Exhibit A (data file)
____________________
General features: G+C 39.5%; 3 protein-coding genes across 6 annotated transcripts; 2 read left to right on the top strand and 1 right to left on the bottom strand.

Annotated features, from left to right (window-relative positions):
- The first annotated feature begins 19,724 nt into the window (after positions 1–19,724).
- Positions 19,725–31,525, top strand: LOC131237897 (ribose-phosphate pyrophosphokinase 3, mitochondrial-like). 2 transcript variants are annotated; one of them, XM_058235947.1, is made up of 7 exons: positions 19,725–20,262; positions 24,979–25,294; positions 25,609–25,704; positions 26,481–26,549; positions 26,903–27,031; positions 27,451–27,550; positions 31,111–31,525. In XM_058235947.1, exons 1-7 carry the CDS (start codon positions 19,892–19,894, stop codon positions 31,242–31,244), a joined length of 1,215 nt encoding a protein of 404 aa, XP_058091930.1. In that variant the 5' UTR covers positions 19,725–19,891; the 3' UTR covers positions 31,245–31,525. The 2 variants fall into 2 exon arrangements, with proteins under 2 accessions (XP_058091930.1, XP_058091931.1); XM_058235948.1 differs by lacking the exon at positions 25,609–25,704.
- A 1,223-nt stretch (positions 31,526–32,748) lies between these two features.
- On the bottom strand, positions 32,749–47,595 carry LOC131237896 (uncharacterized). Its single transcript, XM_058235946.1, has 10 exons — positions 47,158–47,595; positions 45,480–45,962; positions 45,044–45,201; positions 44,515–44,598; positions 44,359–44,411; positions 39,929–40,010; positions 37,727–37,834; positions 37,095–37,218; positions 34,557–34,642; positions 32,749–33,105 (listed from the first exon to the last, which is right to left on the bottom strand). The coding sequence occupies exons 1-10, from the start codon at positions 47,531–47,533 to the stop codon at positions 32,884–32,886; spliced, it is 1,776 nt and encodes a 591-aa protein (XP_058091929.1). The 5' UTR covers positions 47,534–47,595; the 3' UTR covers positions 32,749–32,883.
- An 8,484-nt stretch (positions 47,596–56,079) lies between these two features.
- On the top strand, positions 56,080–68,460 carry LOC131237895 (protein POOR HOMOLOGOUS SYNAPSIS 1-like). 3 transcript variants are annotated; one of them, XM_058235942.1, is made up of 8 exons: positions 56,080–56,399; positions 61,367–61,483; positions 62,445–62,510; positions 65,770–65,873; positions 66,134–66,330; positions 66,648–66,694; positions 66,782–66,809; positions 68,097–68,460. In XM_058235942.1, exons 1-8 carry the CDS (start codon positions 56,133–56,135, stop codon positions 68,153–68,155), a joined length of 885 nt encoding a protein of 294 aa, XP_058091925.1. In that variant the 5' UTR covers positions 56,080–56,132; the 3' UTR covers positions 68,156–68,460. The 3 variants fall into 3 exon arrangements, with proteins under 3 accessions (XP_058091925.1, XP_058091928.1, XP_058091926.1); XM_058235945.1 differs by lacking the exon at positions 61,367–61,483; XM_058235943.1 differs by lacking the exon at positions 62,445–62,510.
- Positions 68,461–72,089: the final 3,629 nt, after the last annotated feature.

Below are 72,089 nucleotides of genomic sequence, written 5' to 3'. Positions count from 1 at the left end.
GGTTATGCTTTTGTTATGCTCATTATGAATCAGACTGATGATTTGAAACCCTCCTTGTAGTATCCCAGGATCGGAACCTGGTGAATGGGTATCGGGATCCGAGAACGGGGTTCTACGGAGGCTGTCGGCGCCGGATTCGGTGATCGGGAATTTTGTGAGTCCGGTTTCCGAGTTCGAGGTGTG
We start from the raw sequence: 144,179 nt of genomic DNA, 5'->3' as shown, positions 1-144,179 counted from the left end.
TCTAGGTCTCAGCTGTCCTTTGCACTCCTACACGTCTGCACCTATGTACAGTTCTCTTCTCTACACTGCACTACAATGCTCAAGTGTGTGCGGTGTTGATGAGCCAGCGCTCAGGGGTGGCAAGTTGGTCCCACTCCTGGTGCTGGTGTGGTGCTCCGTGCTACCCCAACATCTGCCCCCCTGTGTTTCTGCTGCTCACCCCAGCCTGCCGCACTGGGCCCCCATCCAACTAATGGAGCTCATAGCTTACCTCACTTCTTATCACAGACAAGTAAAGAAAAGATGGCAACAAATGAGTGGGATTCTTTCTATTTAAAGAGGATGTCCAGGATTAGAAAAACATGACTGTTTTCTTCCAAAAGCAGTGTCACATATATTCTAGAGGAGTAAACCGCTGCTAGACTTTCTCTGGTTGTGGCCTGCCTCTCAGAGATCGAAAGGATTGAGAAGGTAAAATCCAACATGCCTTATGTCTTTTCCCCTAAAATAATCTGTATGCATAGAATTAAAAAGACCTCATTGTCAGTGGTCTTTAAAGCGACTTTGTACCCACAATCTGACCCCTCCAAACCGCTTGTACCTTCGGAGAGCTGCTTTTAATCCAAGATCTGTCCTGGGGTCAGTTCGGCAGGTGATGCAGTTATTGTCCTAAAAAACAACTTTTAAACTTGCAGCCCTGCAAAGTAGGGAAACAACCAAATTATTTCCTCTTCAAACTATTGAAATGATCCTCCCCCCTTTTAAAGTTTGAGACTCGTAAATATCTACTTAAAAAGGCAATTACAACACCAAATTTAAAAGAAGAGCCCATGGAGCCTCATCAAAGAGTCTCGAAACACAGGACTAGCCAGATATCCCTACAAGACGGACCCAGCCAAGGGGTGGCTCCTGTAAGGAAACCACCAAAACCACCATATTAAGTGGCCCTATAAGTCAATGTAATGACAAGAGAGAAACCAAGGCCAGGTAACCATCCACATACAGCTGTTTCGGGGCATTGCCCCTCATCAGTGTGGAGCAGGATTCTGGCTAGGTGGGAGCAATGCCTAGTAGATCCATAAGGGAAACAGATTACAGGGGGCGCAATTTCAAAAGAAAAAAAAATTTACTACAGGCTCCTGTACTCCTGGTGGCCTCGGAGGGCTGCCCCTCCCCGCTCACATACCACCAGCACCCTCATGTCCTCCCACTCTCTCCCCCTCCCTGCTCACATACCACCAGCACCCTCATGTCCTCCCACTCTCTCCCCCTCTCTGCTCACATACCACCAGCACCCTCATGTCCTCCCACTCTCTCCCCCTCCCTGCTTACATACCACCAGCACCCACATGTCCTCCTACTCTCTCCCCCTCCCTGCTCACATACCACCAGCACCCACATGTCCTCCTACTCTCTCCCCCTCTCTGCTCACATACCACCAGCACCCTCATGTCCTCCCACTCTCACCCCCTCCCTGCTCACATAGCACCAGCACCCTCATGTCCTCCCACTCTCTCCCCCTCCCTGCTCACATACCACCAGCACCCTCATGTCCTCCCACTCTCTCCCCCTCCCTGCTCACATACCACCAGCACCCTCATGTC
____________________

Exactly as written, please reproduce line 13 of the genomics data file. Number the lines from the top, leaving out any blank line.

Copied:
TCTAGGTCTCAGCTGTCCTTTGCACTCCTACACGTCTGCACCTATGTACAGTTCTCTTCTCTACACTGCACTACAATGCTCAAGTGTGTGCGGTGTTGATGAGCCAGCGCTCAGGGGTGGCAAGTTGGTCCCACTCCTGGTGCTGGTGTGGTGCTCCGTGCTACCCCAACATCTGCCCCCCTGTGTTTCTGCTGCTCACCCCAGCCTGCCGCACTGGGCCCCCATCCAACTAATGGAGCTCATAGCTTACCTCACTTCTTATCACAGACAAGTAAAGAAAAGATGGCAACAAATGAGTGGGATTCTTTCTATTTAAAGAGGATGTCCAGGATTAGAAAAACATGACTGTTTTCTTCCAAAAGCAGTGTCACATATATTCTAGAGGAGTAAACCGCTGCTAGACTTTCTCTGGTTGTGGCCTGCCTCTCAGAGATCGAAAGGATTGAGAAGGTAAAATCCAACATGCCTTATGTCTTTTCCCCTAAAATAATCTGTATGCATAGAATTAAAAAGACCTCATTGTCAGTGGTCTTTAAAGCGACTTTGTACCCACAATCTGACCCCTCCAAACCGCTTGTACCTTCGGAGAGCTGCTTTTAATCCAAGATCTGTCCTGGGGTCAGTTCGGCAGGTGATGCAGTTATTGTCCTAAAAAACAACTTTTAAACTTGCAGCCCTGCAAAGTAGGGAAACAACCAAATTATTTCCTCTTCAAACTATTGAAATGATCCTCCCCCCTTTTAAAGTTTGAGACTCGTAAATATCTACTTAAAAAGGCAATTACAACACCAAATTTAAAAGAAGAGCCCATGGAGCCTCATCAAAGAGTCTCGAAACACAGGACTAGCCAGATATCCCTACAAGACGGACCCAGCCAAGGGGTGGCTCCTGTAAGGAAACCACCAAAACCACCATATTAAGTGGCCCTATAAGTCAATGTAATGACAAGAGAGAAACCAAGGCCAGGTAACCATCCACATACAGCTGTTTCGGGGCATTGCCCCTCATCAGTGTGGAGCAGGATTCTGGCTAGGTGGGAGCAATGCCTAGTAGATCCATAAGGGAAACAGATTACAGGGGGCGCAATTTCAAAAGAAAAAAAAATTTACTACAGGCTCCTGTACTCCTGGTGGCCTCGGAGGGCTGCCCCTCCCCGCTCACATACCACCAGCACCCTCATGTCCTCCCACTCTCTCCCCCTCCCTGCTCACATACCACCAGCACCCTCATGTCCTCCCACTCTCTCCCCCTCTCTGCTCACATACCACCAGCACCCTCATGTCCTCCCACTCTCTCCCCCTCCCTGCTTACATACCACCAGCACCCACATGTCCTCCTACTCTCTCCCCCTCCCTGCTCACATACCACCAGCACCCACATGTCCTCCTACTCTCTCCCCCTCTCTGCTCACATACCACCAGCACCCTCATGTCCTCCCACTCTCACCCCCTCCCTGCTCACATAGCACCAGCACCCTCATGTCCTCCCACTCTCTCCCCCTCCCTGCTCACATACCACCAGCACCCTCATGTCCTCCCACTCTCTCCCCCTCCCTGCTCACATACCACCAGCACCCTCATGTC